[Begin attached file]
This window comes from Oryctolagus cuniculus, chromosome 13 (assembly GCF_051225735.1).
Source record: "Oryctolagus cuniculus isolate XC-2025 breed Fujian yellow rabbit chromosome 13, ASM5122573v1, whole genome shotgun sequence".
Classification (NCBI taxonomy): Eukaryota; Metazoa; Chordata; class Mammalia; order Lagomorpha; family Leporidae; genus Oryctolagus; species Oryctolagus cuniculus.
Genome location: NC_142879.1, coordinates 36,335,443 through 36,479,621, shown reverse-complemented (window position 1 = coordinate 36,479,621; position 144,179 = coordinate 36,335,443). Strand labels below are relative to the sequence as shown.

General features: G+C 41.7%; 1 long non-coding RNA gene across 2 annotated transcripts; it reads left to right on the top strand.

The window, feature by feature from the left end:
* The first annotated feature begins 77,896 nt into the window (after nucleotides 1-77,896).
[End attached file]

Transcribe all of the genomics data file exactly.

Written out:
This window comes from Oryctolagus cuniculus, chromosome 13 (assembly GCF_051225735.1).
Source record: "Oryctolagus cuniculus isolate XC-2025 breed Fujian yellow rabbit chromosome 13, ASM5122573v1, whole genome shotgun sequence".
Classification (NCBI taxonomy): Eukaryota; Metazoa; Chordata; class Mammalia; order Lagomorpha; family Leporidae; genus Oryctolagus; species Oryctolagus cuniculus.
Genome location: NC_142879.1, coordinates 36,335,443 through 36,479,621, shown reverse-complemented (window position 1 = coordinate 36,479,621; position 144,179 = coordinate 36,335,443). Strand labels below are relative to the sequence as shown.

General features: G+C 41.7%; 1 long non-coding RNA gene across 2 annotated transcripts; it reads left to right on the top strand.

The window, feature by feature from the left end:
* The first annotated feature begins 77,896 nt into the window (after nucleotides 1-77,896).